Radio Students Document a Day at a Diner in “This American Life” Style
By Justin Mitchell
Class of 2012
Saturday, Apr. 28 was a different kind of day at Chelsea’s la Taza de Oro diner. The homey Puerto Rican eatery was the subject of an innovative project for Jesse Hardman’s Audio Writing & Reporting class, modeled on “24 Hours at the Golden Apple,” an episode of the popular public radio program “This American Life.”
The original broadcast consisted of a series of conversations and profiles at a diner in Chicago over the course of an entire day. Hardman’s class covered a 5 a.m.-11 p.m. shift at la Taza de Oro, with groups of two students taking three-hour shifts interviewing customers, employees, deliverymen, and managers as they went about another day.
Students were not sure what to expect. “When I first started talking to people, I was extremely nervous,” said Oulimata Ba of the Class of 2012. “I honestly expected to get a lot of no’s, and I also felt weird about interrupting people during their meals.”
“It was interesting,” said classmate Rebecca Sesny. “Some people wanted to open up right away, but many people I talked to didn’t really want to open up. It took a lot of prodding.”
As they dug into the experiment, many students encountered interesting, idiosyncratic, and one-of-a-kind people. “I spoke to a gay couple, one of whom was living with HIV. He’d spent the past year in and out of the hospital and had finally been given a place to stay through HASA [the HIV/AIDS Services Administration],” said Kizzy Cox. “Through it all, his boyfriend of only two years stayed by his side. Through tears, Willie — the man living with HIV — expressed gratitude and wished he could ‘pay him back.’ His boyfriend responded that he already paid him back with ‘his company, his smile.’”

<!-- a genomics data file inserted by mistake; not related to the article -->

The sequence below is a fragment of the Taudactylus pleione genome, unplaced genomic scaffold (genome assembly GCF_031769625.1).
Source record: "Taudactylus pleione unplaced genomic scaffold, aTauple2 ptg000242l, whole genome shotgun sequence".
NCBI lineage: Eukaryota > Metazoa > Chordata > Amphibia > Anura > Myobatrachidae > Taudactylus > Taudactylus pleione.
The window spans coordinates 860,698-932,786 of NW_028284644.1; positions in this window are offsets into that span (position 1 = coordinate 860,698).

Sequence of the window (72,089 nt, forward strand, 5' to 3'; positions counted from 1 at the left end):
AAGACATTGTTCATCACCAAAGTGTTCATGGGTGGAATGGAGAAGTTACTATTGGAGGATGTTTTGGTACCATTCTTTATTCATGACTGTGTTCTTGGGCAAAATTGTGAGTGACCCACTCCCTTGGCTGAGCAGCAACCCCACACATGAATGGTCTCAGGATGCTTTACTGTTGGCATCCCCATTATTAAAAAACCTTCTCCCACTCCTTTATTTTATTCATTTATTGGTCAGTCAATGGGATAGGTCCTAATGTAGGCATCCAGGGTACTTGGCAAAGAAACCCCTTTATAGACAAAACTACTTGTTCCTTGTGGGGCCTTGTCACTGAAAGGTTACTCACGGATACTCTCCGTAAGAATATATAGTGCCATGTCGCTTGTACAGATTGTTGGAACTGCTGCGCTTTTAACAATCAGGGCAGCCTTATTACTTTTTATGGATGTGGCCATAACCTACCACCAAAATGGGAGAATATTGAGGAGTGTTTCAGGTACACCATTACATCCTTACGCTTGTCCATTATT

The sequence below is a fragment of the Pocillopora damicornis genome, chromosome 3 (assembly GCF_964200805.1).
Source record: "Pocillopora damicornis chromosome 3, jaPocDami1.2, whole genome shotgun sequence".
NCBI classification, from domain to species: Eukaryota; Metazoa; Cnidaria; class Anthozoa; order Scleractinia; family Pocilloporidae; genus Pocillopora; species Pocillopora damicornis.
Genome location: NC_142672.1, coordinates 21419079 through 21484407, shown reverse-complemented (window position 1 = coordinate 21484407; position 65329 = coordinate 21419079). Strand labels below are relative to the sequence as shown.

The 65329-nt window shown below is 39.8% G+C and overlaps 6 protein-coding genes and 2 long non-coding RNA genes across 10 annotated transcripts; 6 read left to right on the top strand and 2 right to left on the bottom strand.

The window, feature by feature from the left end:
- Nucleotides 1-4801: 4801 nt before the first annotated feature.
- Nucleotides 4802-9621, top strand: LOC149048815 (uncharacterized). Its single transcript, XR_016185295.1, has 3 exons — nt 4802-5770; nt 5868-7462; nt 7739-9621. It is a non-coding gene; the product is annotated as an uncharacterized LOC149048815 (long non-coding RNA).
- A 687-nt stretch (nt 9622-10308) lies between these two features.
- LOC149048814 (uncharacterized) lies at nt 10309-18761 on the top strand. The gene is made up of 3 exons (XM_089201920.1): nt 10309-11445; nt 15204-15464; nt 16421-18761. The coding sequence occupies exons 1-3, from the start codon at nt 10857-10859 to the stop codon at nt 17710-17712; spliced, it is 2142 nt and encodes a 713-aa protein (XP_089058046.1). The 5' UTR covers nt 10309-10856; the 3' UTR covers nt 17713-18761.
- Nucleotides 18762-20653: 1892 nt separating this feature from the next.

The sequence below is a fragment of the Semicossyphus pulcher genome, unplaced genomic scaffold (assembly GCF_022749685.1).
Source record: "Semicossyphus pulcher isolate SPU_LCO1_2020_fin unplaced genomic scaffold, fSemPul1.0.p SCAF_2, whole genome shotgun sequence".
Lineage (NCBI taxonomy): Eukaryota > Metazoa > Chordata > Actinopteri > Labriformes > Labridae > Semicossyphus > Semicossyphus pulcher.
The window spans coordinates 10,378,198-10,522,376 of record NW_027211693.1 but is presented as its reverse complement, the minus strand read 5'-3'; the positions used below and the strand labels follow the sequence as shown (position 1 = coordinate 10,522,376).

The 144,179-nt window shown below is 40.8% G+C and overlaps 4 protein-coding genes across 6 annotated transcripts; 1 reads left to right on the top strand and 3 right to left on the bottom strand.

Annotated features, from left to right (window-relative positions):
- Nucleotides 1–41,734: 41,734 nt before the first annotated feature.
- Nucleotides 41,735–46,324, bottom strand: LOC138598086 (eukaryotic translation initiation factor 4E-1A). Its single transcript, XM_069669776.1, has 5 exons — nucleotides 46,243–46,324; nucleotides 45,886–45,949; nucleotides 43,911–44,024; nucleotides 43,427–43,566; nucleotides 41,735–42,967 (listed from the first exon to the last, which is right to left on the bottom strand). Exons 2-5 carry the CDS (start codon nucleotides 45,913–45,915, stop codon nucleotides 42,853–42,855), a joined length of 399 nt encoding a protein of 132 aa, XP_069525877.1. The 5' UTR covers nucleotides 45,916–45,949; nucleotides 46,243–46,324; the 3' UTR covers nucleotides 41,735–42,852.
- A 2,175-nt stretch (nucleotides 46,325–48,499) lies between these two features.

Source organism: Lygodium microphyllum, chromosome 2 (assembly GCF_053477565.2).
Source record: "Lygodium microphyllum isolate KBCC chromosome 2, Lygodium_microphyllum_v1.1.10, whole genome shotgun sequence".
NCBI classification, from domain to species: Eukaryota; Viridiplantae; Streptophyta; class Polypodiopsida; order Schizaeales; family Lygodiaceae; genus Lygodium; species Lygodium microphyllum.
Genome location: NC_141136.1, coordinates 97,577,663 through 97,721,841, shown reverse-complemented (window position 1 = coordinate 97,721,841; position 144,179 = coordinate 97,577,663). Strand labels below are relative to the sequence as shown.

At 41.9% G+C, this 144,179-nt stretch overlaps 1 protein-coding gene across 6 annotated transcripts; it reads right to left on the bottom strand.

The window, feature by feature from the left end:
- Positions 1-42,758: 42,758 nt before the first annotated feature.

For many, it was an overwhelming experience. “I was pretty astounded at how wiped I was after my shift,” said Tom DiChristopher. “I didn’t really feel it in the moment, but afterwards, I was somewhat overwhelmed with all the information I had just taken in.”
Hardman envisioned the project as a way of teaching his students to pay closer attention to their subjects. “I think in modern media we’re often in a rush to get a concise, packaged comment from people that fits nicely into our reporting. But in reality, normal people don’t speak in soundbites,” he said. “So having to sit at a diner, and just listen for three hours is a really important exercise. It teaches us as reporters to invest in peoples’ thoughts and experiences, and to not be in such a hurry.”
Tristan Hallman pulled one memorable audio excerpt from his recordings.
Eric and Mark, two Mormons-turned-atheists, waxed philosophical about life and their attempts to find their way in the world. In search of a stable job when he graduated from Brigham Young University, Eric went into Teach for America and was placed in Arkansas. His best friend Mark went the opposite, less stable route — graduate school for art. After a day around the city, they took time to reflect on life as they sipped café con leches at la Taza de Oro.
Students will produce an hour-long radio program from their recordings. Stay tuned for information on where it will air, and when you can hear it.